Getting to Know Fennel
by Karyn Siegel-Maier
Fennel is perhaps one of the most versatile herbs you can grow. Once established in the garden, this tall perennial will provide a graceful backdrop for shorter herbs, will thrive vigorously even in poor soil, and will attract the swallowtail butterfly caterpillar, which feeds on the leaves. Fennel is a popular ingredient in many cosmetic preparations, including anti-wrinkle cream, perfume, and soap. Creative cooks value the licorice like flavor of fennel, which makes a flavorful addition to cream sauces, baked goods, grilled fish, sausage, rice, Chinese marinades, curries, eggs and cheese. All parts of the plant are edible, and the celery like stalks of Sweet fennel (F. vulgare var. dulce) are eaten as a vegetable, raw or cooked. Finocchio, or Florence fennel (F. vulgare var. azoricum) has a bulbous base that can be roasted, or shredded into slaw or salad. Fennel is also an ingredient in the popular Chinese 5-spice blend.
The Greek battle of Marathon in 490 B.C. was named after the foliage that grew in the field in which it was fought. Fennel, known as marathron to the ancient Greeks, was named from the word maraino, which meant "to grow thin." The 17th-century herbalist, Nicholas Culpeper, maintained that every part of the fennel plant was suitable to help make "people lean that are too fat." In medieval times, fennel was believed to be an appetite suppressant, and the seeds were kept on hand to help people endure long periods of time between meals, or on days of religious feasting. Fennel is still regarded as an effective carminative (an aid in digestion), and a weight loss herb reputed to help in the digestion of fat. The Latin word for fennel, foeniculum, meaning "little hay" is thought to describe its sweet aroma, although it may be a reference to the fact that it was fed to goats to stimulate their milk production.
Pheidippides, the runner who carried the news of the Persian invasion to Sparta, was rewarded with a sprig of fennel. Statues created to honor Pheidippides have always shown him holding fennel, a symbol of his courage. Roman warriors ate fennel, and wore wreaths made of the feathery leaves to give them courage before going into battle. Longfellow paid tribute to this tradition in this poem:
Above the lowly plants it towers
The fennel, with its yellow flowers,
And in an earlier age than ours,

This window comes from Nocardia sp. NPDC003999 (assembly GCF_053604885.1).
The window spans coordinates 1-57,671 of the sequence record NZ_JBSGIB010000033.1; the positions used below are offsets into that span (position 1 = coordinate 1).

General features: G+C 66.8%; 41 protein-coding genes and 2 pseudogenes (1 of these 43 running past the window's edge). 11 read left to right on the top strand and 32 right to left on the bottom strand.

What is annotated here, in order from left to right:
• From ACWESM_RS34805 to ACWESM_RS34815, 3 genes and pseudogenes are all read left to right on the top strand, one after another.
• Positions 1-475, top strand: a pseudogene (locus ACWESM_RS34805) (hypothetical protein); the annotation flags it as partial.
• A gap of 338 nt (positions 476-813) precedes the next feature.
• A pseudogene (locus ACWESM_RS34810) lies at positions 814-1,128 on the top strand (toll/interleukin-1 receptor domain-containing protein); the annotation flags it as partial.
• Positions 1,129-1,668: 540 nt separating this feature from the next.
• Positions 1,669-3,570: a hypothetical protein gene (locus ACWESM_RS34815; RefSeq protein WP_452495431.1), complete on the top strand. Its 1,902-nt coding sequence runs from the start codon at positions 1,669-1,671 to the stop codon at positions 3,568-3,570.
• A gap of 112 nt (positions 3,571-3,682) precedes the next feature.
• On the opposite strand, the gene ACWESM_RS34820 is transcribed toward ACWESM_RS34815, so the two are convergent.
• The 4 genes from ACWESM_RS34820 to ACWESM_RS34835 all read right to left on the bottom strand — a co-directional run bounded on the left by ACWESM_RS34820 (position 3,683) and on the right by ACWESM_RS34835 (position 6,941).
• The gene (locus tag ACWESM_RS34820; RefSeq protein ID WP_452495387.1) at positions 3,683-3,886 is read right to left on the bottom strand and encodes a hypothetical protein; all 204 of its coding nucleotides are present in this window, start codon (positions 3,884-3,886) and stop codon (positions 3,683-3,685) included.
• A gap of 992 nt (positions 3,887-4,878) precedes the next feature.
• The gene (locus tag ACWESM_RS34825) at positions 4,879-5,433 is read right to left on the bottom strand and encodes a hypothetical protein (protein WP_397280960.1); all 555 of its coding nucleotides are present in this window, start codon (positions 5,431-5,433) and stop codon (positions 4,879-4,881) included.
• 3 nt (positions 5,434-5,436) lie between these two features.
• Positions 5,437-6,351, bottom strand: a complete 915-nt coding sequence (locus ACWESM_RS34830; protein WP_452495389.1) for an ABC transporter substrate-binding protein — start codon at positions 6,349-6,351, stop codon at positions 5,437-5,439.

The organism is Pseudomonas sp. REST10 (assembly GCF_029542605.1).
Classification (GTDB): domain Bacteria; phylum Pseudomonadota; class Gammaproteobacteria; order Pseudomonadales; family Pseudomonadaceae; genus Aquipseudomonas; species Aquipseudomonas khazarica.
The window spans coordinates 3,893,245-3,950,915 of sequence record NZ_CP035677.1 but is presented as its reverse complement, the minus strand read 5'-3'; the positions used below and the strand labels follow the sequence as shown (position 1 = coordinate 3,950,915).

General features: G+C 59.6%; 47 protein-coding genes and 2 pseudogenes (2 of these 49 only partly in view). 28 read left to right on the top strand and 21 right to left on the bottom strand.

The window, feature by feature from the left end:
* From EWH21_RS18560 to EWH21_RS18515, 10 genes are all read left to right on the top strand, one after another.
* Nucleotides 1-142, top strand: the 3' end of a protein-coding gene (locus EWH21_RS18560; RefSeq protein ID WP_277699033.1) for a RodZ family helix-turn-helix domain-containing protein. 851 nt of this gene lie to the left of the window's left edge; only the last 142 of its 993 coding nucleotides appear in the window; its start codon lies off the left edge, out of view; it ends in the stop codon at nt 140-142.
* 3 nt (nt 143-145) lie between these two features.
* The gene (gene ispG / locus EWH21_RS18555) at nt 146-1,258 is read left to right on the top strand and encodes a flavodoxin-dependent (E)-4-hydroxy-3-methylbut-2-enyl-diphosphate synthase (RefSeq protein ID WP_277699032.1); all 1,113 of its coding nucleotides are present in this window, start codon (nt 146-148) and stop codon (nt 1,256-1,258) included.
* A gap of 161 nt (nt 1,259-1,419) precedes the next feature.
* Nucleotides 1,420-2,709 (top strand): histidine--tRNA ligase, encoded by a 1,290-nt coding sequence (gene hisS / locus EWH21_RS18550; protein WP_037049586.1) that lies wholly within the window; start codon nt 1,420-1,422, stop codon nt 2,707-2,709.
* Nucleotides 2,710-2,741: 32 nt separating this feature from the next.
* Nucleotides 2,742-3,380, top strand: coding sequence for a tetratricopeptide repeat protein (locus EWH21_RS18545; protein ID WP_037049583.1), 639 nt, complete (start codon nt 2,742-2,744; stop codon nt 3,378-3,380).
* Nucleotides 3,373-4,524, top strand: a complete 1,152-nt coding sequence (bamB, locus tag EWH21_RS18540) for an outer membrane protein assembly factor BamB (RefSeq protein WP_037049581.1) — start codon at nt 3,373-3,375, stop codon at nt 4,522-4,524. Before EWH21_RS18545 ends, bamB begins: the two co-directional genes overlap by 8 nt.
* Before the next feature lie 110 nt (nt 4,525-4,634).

Was gifted with the wondrous powers,
Lost vision to restore.
It gave new strength, and fearless mood;
And gladiators, fierce and rude,
Mingled it in their daily food;
And he who battled and subdued,
A wreath of fennel wore.
- from "The Goblet of Life," Henry Wadsworth Longfellow (1807-1842)
Fennel has long been considered to be of medicinal value, primarily as a carminative, a diuretic, and a mild stimulant. Culpeper recommended fennel to break kidney stones, to relieve gout, as an antidote for mushroom poisoning, a detoxifyer of the liver, to cure colic in infants, and to relieve congestion of the lungs. In Europe today, fennel water is often given to infants to relieve colic, and the herb is found in many cough preparations. Other medicinal uses of fennel include a poultice of the powdered seed for snakebite, a remedy still used in China today. Dioscorides and Hippocrates believed fennel would stimulate milk production in nursing mothers. Dioscorides found fennel to contain diuretic properties, and recommended it for urinary tract disorders. The Greeks thought fennel to be useful in treating disorders of the eye, since they believed serpents ate fennel to regain their sight after shedding their skins. Fennel was one of the four "warming seeds" and declared by the Anglo-Saxons to be one of the nine sacred herbs that would cure the nine causes of medieval diseases.
Fennel, a native to the Mediterranean, was introduced to Europe in the eighth century by the emperor Charlemagne, who cultivated the herb on his imperial farms in Germany.
Tomato Soup with Fennel
3 cups vegetable stock
3 cups chopped fresh tomatoes
2 medium fennel bulbs, chopped
2 large carrots, chopped
1 large onion, chopped
1 cup milk (or use soy, or low fat)
1 tsp. sugar
2 tbl. chopped fennel leaves for garnish
salt & pepper to taste
In a large soup kettle, cook onion, fennel and carrot in one cup of the vegetable broth over medium heat for 10 to 15 minutes, or until vegetables are tender. Add remaining stock, tomatoes, and sugar, and bring to a boil. Reduce heat, cover and simmer for 30 minutes. Remove from heat and allow to cool.
Puree the soup in a food processor or blender, and return to the kettle. Add the milk, salt and pepper to taste, and blend well. Reheat the soup over a low flame to a serving temperature. Add the chopped fennel leaves for garnish just before serving.
This recipe was created by the Roman gourmet Apicius, and dates to the first century A.D.
1/8 tsp. fennel seeds
1/4 tsp. freshly ground black pepper
1/2 tsp. mint
2 tsp. chopped parsley
1 tsp. honey
1 tsp. white wine vinegar (or tarragon if handy)
1 cup water (or use potato water or soup stock)
Combine all ingredients in a sauce pan and bring to a boil. Reduce heat and simmer another 20 minutes. Serve warm or cold.